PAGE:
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The Relevance of Potential Indicators of External Load for Movement Evaluation in Elite Football Training

Green, M (2018) The Relevance of Potential Indicators of External Load for Movement Evaluation in Elite Football Training. Doctoral thesis, Liverpool John Moores University.

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Football is an intermittent (Bangsbo, 1994; Shephard, 1999; Reilly, 2005) and non-linear team sport. Coaches and practitioners must, therefore, prepare players to complete relatively large volumes of multidirectional activity that are short in duration due to frequent changes. One key aspect of ensuring the appropriateness of any training strategy is to develop and implement an effective training load monitoring strategy. Global Positioning Systems (GPS) incorporated into Micro-Electro-Mechanical Systems (MEMS) devices appear to be the technology that has been most widely adopted to determine activity (Akenhead & Nassis, 2016). The commonly used GPS technologies are regularly accompanied with tri-axial accelerometer within the MEMS hardware. It may be hypothesised that the progression of multiplanar MEMS accelerometer technologies may allow the frequent change of directions and velocities to be more accurately measured and, therefore, evaluate elite football training more effectively. There is, however, currently a lack of applied research, which has attempted to establish the utility of MEMS accelerometers to appropriately capture the movement requirements associated with elite football training. The overall aim of the research contained within the present thesis was, therefore, to investigate the relevance of indicators of external load for the evaluation of the movement requirements in elite football.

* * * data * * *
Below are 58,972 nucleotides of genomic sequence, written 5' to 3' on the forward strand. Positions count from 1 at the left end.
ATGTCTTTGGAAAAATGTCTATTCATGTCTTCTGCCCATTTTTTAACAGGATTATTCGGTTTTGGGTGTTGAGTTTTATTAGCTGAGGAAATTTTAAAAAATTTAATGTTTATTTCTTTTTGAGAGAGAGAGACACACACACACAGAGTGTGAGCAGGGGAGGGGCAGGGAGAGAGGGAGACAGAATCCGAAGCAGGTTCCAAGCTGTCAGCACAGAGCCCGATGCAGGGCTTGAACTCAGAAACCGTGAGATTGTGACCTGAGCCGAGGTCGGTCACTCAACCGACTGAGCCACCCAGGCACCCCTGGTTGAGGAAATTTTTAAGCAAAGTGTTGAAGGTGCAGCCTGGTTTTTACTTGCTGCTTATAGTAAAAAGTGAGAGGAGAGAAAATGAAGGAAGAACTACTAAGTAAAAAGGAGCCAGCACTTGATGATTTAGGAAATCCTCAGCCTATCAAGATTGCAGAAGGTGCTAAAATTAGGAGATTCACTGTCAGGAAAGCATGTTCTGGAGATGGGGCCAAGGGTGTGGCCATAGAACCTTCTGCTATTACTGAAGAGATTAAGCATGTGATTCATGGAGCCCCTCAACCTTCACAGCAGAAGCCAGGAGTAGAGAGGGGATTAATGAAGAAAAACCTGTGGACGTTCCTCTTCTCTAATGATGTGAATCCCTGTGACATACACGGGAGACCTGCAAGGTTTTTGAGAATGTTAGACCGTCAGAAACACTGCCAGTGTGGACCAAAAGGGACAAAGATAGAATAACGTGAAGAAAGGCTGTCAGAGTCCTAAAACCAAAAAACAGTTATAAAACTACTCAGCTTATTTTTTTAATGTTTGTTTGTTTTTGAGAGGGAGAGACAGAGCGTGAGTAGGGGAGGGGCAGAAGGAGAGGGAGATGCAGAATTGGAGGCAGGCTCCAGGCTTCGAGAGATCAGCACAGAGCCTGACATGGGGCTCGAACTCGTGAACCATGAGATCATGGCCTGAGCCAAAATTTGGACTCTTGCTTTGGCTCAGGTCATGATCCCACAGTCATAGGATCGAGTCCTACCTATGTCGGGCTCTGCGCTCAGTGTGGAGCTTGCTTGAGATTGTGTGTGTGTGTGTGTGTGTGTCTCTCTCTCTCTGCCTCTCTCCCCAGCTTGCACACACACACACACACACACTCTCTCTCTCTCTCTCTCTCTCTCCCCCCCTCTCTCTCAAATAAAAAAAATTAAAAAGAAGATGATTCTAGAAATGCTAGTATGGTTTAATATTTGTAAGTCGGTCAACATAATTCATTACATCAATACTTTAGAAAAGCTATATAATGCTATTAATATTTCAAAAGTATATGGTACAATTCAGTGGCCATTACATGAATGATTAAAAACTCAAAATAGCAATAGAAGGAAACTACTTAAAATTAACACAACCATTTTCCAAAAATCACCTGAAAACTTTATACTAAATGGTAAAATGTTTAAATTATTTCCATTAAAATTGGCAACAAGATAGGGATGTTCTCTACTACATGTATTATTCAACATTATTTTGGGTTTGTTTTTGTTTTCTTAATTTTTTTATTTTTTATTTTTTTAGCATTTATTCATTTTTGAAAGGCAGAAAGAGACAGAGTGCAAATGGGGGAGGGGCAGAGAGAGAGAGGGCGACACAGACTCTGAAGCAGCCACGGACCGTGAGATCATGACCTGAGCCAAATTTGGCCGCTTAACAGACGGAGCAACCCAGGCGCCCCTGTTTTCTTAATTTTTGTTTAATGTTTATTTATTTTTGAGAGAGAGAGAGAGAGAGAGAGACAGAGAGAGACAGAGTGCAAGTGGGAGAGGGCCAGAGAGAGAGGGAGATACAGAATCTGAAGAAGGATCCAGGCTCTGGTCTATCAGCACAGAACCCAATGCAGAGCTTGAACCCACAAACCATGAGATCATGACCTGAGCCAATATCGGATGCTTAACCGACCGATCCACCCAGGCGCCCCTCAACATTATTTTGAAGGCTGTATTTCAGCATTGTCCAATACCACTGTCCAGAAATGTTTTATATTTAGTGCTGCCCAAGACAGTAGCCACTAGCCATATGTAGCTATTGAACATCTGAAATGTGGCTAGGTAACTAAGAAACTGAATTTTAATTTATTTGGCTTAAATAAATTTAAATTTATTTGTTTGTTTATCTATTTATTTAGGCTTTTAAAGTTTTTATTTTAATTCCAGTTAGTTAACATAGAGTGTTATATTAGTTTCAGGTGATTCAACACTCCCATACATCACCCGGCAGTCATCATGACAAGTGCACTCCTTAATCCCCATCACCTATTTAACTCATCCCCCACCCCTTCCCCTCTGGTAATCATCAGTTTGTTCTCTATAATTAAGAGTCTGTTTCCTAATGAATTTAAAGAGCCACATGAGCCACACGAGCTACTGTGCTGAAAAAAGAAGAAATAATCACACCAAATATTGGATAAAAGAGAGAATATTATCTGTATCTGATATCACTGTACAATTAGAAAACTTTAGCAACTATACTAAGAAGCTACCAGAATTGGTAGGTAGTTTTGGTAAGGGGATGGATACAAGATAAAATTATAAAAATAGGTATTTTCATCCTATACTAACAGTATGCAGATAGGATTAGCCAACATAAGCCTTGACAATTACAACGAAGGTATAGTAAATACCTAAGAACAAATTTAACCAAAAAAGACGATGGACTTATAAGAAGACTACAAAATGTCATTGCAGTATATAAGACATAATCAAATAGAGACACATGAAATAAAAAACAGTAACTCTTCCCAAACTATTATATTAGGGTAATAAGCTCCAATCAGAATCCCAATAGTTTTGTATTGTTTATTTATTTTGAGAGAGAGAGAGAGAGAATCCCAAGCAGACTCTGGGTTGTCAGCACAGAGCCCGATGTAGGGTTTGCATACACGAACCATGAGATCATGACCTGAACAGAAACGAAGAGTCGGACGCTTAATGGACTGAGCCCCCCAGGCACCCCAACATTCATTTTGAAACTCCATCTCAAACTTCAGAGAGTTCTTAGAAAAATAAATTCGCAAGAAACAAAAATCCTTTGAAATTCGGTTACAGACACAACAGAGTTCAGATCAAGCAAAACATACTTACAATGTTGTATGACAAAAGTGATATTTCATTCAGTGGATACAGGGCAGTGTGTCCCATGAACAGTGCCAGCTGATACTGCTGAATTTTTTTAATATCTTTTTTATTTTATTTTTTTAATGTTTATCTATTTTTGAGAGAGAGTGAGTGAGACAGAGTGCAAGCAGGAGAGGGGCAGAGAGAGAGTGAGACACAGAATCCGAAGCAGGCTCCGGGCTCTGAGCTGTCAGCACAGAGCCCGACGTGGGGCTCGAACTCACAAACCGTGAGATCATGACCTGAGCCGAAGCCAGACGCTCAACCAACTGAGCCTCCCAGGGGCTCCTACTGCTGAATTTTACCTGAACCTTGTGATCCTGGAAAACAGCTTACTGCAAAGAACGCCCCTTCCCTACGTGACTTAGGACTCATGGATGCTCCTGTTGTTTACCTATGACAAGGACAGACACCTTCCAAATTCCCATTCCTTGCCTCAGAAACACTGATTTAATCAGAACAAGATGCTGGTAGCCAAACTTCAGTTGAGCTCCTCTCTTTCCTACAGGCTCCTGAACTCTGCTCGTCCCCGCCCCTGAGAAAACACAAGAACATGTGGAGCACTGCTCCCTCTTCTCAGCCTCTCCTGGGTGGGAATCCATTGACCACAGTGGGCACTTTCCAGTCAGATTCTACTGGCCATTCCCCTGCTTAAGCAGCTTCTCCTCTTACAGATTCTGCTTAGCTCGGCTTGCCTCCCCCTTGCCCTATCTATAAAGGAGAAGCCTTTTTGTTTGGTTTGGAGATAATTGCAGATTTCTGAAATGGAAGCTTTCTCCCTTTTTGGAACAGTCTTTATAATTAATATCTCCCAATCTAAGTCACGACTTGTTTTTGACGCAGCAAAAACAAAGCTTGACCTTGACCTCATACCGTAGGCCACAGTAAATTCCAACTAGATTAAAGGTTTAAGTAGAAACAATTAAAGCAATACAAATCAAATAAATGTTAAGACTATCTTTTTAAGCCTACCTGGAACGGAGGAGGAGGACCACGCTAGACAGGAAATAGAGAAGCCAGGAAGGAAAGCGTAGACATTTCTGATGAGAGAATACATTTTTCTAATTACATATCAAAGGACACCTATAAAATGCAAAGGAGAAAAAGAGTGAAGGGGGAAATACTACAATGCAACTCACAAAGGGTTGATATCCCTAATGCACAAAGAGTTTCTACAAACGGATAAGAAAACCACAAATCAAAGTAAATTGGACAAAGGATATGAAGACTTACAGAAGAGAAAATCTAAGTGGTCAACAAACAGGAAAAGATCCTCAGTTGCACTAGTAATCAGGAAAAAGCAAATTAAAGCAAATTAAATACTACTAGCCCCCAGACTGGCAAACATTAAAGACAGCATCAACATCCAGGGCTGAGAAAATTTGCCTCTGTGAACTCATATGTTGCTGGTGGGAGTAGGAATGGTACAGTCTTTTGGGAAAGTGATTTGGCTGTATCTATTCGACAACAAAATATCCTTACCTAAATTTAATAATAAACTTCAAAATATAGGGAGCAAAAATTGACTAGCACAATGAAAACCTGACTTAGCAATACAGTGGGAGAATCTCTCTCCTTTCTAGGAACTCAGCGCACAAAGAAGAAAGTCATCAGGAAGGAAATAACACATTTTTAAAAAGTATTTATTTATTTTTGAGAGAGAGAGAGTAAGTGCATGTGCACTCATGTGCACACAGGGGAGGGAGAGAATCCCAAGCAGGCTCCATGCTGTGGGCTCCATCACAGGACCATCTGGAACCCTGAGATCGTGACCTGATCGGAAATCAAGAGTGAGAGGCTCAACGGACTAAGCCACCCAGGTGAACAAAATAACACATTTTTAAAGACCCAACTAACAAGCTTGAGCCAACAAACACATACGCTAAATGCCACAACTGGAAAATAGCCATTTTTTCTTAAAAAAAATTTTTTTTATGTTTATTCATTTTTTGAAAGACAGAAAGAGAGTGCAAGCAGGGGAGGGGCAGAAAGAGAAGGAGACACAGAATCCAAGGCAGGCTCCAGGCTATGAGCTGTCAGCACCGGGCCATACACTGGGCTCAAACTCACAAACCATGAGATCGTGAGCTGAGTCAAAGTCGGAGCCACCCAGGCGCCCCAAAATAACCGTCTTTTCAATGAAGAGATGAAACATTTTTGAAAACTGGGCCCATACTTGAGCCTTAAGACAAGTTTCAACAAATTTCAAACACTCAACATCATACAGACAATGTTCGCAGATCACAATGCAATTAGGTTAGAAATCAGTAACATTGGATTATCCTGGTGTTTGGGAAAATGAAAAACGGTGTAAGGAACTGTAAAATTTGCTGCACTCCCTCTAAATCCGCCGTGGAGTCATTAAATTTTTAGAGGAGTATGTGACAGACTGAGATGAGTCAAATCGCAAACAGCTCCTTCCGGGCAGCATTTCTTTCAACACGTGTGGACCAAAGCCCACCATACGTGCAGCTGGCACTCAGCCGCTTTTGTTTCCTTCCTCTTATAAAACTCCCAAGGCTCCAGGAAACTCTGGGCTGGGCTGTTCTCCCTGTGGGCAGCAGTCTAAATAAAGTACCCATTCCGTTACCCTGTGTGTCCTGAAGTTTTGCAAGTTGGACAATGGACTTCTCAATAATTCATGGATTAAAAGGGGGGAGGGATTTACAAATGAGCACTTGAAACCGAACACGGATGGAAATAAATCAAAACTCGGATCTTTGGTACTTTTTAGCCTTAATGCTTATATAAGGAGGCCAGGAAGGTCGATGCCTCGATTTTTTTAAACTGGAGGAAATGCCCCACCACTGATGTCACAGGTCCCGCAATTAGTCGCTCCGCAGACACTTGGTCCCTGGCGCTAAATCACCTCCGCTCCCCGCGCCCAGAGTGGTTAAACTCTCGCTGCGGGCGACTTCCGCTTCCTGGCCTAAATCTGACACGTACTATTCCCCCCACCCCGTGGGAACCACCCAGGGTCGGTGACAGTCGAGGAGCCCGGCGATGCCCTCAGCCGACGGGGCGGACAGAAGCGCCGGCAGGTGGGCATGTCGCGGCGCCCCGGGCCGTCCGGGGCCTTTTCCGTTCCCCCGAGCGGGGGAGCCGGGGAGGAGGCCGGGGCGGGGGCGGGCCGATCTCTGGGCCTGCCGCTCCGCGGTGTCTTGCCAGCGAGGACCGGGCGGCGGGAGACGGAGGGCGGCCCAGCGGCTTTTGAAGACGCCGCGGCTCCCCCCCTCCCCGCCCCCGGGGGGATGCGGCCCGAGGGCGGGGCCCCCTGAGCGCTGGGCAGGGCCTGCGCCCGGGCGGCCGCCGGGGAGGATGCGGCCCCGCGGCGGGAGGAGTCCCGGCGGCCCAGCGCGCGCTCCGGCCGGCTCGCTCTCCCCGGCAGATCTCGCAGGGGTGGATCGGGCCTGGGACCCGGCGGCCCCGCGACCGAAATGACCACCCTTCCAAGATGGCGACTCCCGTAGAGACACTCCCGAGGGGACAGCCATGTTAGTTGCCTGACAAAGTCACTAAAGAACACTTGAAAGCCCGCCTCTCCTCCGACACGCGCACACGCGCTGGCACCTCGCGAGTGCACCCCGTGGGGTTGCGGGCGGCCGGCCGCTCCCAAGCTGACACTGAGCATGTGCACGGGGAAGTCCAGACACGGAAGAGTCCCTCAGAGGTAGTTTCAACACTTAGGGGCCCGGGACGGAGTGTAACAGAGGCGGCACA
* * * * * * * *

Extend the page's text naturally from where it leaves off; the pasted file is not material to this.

Item Type: Thesis (Doctoral)
Uncontrolled Keywords: Accelerometry; MEMS unit; Monitoring; Movement; Training
Subjects: R Medicine > RC Internal medicine > RC1200 Sports Medicine
Divisions: Sport & Exercise Sciences
Date Deposited: 16 Jul 2019 09:59
Last Modified: 21 Dec 2022 11:15
DOI or ID number: 10.24377/LJMU.t.00011052
Supervisors: Drust, B
URI: https://researchonline.ljmu.ac.uk/id/eprint/11052
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